“Knowledge is usually considered a better basis for policy than ignorance,” Nicholas Wade concludes, in A Troublesome Inheritance: Genes, Race and Human History, but I doubt many liberal creationists — as Steve Sailer calls them — will agree, when the knowledge looks like this:
European cultures tried to keep population below the famine level by inculcating the sexual restraint and romantic choosiness conducive to relatively late marriages, while East Asian cultures cultivated grinding work ethics. In most of tropical Africa, however, the infectious disease burden was so lethal that dense populations could not be achieved due to epidemics. So the population could not form cities, nor even fully farm the countryside. The big danger in Africa was not Malthusian overpopulation, but underpopulation, which may account for how sexualized their cultures are.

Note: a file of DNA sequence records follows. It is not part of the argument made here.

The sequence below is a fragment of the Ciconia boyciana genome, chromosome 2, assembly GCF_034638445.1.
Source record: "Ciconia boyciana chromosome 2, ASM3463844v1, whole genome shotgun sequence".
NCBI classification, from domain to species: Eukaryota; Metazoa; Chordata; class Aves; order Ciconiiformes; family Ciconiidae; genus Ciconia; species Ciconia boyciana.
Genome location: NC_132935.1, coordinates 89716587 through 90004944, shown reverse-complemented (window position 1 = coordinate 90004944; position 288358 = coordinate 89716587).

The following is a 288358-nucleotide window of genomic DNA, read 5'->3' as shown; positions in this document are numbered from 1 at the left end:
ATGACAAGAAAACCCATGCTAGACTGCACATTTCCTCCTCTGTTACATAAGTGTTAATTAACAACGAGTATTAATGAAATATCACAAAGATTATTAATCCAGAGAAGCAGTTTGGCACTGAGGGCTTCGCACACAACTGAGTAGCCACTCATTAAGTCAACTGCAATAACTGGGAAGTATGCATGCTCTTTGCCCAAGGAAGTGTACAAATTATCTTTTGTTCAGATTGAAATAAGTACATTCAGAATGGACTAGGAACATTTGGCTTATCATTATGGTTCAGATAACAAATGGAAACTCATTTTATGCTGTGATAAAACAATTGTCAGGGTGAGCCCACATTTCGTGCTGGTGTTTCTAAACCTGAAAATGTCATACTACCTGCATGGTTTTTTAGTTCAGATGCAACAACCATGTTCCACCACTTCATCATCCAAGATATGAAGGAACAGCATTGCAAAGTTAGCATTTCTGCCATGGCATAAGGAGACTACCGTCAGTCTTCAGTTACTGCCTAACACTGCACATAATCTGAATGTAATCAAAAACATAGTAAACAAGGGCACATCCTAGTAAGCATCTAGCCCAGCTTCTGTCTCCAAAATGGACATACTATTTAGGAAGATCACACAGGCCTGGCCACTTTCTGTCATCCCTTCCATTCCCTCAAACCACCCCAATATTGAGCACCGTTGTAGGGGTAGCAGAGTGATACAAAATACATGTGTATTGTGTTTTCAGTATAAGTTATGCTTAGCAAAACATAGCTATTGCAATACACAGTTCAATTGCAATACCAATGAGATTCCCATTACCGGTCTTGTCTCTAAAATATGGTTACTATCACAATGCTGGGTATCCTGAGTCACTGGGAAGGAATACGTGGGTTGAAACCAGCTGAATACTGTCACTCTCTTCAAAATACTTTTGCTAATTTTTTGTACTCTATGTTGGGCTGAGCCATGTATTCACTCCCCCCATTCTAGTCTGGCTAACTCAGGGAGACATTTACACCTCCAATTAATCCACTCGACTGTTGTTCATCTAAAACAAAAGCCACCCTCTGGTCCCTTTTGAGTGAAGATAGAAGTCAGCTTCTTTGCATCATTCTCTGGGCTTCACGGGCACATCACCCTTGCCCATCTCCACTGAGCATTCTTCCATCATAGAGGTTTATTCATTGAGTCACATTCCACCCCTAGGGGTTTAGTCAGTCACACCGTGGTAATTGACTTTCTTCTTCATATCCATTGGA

Not surprisingly, each continent’s culture seems to have bred people befitting its environment, and their traits live on in their descendants in modern America.